Written statement to Parliament

The report of the Rosemary Nelson Inquiry

This was published under the 2010 to 2015 Conservative and Liberal Democrat coalition government

Speech given by Owen Paterson, Secretary of State for Northern Ireland.

The Rt Hon Owen Paterson

In anticipation of the publication of the report of the Rosemary Nelson Inquiry, I have today asked a team of officials to commence the checking of the Inquiry’s report in relation to human rights and national security matters, as outlined below.  I intend to adopt the same approach as was used for the checking of the report of the Bloody Sunday, Billy Wright and Robert Hamill Inquiry reports.

As I informed the House in my Written Statement of 16 December 2010, the Nelson Inquiry intends to complete its report by the end of April 2011.  I am responsible for publication of the Inquiry’s report, once it is delivered to me.  I am advised that I have a duty, as a public authority under the Human Rights Act, to act in a way that is compatible with the European Convention on Human Rights (ECHR).  To fulfil this duty, I need to take steps to satisfy myself that publication of the report will not breach Article 2 of the Convention by putting the lives or safety of individuals at risk.  I am advised that these obligations must be met by me personally, in my capacity as Secretary of State for Northern Ireland.  Although the Inquiry is also a public authority under the Human Rights Act, I am not entitled to rely on the Inquiry to satisfy my Article 2 obligations and I have a duty to assess this myself.   I also have a duty to satisfy myself that publication will not put national security at risk, for example by disclosing details of sources of protected information.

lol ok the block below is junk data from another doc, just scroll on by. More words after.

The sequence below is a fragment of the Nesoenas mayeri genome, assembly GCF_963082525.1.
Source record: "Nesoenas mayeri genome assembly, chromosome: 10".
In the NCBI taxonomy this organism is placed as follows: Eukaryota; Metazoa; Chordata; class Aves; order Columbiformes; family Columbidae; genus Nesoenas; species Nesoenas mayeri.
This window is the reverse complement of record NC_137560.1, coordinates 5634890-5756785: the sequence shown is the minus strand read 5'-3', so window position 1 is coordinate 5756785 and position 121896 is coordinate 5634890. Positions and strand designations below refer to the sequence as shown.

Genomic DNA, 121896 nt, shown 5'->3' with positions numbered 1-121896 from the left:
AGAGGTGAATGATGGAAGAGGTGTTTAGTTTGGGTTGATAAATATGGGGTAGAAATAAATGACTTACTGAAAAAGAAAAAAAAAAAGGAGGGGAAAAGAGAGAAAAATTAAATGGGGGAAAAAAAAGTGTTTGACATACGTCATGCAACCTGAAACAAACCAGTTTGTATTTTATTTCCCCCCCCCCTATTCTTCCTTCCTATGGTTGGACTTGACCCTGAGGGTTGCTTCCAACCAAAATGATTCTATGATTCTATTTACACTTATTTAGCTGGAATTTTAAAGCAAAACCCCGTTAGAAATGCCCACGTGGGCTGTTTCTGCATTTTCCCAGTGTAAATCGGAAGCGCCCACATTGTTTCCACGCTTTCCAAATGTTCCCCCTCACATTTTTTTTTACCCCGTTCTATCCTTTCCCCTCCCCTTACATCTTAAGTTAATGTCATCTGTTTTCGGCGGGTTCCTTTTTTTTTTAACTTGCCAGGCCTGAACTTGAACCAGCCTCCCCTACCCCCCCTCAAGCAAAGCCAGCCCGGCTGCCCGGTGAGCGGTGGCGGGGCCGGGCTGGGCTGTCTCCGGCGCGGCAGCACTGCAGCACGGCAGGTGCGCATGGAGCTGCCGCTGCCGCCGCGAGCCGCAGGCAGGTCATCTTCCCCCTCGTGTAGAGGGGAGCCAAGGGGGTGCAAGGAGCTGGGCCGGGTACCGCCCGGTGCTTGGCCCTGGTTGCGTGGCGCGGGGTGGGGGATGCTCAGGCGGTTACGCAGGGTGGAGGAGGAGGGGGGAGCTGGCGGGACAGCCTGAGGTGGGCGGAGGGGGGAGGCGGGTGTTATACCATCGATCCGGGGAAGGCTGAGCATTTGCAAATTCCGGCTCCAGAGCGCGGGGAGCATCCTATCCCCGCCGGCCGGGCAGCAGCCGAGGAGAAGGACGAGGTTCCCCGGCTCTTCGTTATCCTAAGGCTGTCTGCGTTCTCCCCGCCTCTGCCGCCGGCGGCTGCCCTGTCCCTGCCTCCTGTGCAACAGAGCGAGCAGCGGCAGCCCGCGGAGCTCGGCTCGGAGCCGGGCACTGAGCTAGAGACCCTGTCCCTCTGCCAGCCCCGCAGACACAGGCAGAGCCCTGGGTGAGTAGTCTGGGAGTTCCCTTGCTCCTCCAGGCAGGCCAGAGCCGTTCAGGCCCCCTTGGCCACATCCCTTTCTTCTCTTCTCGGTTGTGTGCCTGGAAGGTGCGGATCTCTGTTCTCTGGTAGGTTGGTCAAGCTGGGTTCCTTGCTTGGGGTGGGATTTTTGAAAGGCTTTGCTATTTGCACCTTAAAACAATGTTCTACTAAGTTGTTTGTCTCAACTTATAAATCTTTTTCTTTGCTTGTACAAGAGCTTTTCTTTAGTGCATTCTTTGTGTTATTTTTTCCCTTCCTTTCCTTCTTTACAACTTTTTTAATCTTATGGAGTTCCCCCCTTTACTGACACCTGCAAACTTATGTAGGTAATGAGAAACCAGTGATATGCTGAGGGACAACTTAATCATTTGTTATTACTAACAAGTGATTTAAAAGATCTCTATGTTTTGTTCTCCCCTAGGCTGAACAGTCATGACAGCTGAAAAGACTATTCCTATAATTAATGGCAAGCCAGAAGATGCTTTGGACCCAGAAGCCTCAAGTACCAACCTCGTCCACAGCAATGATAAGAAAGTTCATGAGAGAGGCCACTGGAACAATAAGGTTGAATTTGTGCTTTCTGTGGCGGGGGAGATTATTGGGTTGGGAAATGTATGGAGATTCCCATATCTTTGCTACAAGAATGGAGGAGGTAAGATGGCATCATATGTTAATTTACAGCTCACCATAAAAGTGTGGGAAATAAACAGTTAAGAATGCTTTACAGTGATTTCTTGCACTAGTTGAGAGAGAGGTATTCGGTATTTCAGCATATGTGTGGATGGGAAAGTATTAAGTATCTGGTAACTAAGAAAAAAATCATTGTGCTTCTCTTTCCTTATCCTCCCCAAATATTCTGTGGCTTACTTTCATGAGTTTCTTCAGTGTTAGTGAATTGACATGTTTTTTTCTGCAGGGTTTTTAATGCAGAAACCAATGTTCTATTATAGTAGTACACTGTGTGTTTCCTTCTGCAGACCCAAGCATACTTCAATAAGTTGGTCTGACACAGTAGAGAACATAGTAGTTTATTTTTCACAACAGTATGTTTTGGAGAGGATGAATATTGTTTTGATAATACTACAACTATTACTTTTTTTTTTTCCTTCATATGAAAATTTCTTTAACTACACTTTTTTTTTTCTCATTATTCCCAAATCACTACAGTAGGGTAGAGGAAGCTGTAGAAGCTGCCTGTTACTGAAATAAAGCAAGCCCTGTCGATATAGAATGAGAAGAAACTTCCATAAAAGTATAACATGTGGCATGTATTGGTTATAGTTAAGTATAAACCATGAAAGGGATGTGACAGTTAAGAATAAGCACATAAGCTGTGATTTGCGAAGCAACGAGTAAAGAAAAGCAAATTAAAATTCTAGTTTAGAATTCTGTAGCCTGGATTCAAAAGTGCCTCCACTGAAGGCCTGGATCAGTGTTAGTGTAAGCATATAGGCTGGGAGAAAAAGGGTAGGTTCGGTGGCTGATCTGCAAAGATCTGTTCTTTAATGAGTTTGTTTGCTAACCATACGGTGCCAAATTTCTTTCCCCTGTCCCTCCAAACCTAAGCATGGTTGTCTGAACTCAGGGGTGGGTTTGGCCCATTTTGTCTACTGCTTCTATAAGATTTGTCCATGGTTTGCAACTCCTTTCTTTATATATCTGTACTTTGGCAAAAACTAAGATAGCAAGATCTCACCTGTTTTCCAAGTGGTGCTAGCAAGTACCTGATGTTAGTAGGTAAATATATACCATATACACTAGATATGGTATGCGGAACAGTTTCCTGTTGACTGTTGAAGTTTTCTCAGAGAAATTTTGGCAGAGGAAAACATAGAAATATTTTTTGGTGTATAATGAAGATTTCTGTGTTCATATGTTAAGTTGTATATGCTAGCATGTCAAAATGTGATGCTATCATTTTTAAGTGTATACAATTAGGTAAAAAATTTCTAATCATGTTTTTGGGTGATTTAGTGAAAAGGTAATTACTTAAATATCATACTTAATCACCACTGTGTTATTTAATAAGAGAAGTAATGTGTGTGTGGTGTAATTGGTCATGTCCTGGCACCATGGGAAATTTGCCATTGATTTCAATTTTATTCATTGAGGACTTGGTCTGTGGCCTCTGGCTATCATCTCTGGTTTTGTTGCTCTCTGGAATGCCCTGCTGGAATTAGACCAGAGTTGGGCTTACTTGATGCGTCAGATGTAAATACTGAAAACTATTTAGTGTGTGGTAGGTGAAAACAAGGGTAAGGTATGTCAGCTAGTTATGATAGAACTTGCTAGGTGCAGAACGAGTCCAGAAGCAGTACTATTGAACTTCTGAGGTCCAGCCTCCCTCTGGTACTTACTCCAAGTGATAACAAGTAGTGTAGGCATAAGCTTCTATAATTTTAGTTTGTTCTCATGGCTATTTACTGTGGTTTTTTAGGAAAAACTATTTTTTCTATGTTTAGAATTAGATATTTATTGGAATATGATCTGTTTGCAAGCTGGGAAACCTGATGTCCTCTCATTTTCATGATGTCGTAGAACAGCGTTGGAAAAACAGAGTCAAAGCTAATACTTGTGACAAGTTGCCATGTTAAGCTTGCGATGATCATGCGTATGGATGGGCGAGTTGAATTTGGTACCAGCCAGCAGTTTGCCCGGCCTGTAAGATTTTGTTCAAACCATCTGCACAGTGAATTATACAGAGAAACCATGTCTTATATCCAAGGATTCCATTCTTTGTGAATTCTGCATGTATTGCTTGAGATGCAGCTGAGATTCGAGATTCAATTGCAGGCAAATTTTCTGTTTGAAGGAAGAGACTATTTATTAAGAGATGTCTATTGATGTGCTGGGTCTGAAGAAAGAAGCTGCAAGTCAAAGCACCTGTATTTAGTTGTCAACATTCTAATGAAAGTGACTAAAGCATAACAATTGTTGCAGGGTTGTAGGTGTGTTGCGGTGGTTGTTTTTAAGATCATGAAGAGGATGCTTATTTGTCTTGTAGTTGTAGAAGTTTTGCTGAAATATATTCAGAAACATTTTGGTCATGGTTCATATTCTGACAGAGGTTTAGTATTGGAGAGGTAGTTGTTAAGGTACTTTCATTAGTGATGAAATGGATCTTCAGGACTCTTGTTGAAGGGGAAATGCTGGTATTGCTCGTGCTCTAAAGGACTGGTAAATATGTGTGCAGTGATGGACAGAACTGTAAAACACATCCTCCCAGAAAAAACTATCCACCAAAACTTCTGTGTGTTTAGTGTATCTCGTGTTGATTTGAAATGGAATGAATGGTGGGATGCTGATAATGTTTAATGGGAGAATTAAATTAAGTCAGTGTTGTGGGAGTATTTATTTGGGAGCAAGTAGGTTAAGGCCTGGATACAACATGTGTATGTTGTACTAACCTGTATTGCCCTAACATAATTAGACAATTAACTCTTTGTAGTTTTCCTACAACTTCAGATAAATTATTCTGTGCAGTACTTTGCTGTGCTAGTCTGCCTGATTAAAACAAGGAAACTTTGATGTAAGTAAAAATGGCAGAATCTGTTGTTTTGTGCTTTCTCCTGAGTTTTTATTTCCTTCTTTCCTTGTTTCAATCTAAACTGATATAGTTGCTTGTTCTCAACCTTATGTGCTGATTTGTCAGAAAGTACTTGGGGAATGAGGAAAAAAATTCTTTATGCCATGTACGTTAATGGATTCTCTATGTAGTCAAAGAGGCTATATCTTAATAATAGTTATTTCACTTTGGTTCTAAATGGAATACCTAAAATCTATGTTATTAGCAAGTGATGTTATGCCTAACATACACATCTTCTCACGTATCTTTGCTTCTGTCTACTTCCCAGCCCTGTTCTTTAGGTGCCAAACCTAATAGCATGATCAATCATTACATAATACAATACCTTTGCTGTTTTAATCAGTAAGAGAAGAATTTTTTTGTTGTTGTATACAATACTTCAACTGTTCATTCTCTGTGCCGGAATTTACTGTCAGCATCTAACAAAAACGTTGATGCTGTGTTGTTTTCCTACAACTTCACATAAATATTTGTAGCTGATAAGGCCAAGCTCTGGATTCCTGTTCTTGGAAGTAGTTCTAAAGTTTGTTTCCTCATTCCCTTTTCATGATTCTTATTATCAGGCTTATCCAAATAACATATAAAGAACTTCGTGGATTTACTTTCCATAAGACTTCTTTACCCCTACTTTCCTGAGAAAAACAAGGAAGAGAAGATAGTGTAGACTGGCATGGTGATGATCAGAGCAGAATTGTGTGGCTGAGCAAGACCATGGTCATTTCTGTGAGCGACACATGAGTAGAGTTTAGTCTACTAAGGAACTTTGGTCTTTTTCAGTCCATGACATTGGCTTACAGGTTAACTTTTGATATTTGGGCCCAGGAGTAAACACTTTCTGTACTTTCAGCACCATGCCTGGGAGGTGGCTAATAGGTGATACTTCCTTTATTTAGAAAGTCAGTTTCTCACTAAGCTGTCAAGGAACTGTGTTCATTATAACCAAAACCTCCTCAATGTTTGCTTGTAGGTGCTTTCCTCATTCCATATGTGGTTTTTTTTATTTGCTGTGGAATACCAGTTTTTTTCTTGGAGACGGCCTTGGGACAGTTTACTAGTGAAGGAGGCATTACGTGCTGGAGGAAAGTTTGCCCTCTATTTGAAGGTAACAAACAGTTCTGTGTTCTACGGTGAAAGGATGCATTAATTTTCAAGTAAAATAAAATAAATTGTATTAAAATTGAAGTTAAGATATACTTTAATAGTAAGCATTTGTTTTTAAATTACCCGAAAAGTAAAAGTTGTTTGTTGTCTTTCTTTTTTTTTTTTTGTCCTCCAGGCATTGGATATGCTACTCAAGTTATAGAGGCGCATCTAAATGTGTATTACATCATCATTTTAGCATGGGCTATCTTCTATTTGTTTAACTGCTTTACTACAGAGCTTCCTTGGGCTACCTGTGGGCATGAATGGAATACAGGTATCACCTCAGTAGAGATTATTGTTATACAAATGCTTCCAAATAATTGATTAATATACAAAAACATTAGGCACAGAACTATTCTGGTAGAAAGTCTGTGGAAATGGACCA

I have established a small team to assist me in carrying out this necessary exercise.  The team will comprise the Northern Ireland Office’s principal legal adviser, two officials from the Ministry of Defence, one official from the Police Service of Northern Ireland and one official and one legal adviser from the Security Service, who are familiar with the sensitive material provided to the Inquiry Panel.  This team will be granted access to the report under strict terms of confidentiality and for the sole purpose of carrying out the necessary checks, and they will report directly to me alone. Neither I nor any official beyond the members of the checking team will have access to the report until 24 hours before it is published.  Sir Michael Morland has agreed that this team can carry out the checks on the Inquiry’s premises while the report remains in the custody of the Inquiry.  I understand that the report will be made available for checking today.

I want to publish the report in its entirety.  Should any concerns about the safety of any individual arise, my first course of action would be to consider whether these can be addressed through alternative means.  Were I to reach the conclusion, on advice, that a redaction to the text might be necessary, I would consult Sir Michael Morland. In the very unlikely event that any redaction was deemed necessary, my intention would be to make this clear on the face of the report.

The report must be published first for this House, and I intend to publish the report as soon as possible once the report and the checking process has been completed.  However, I acknowledge the importance of this Inquiry’s findings in the lives of a number of individuals.  As with the publication of the Bloody Sunday and Billy Wright Inquiry reports, I intend to consider giving advance sight to those who were designated as Represented Parties by the Inquiry.  I intend to discuss this with the Speaker of the House in due course.

Published 14 March 2011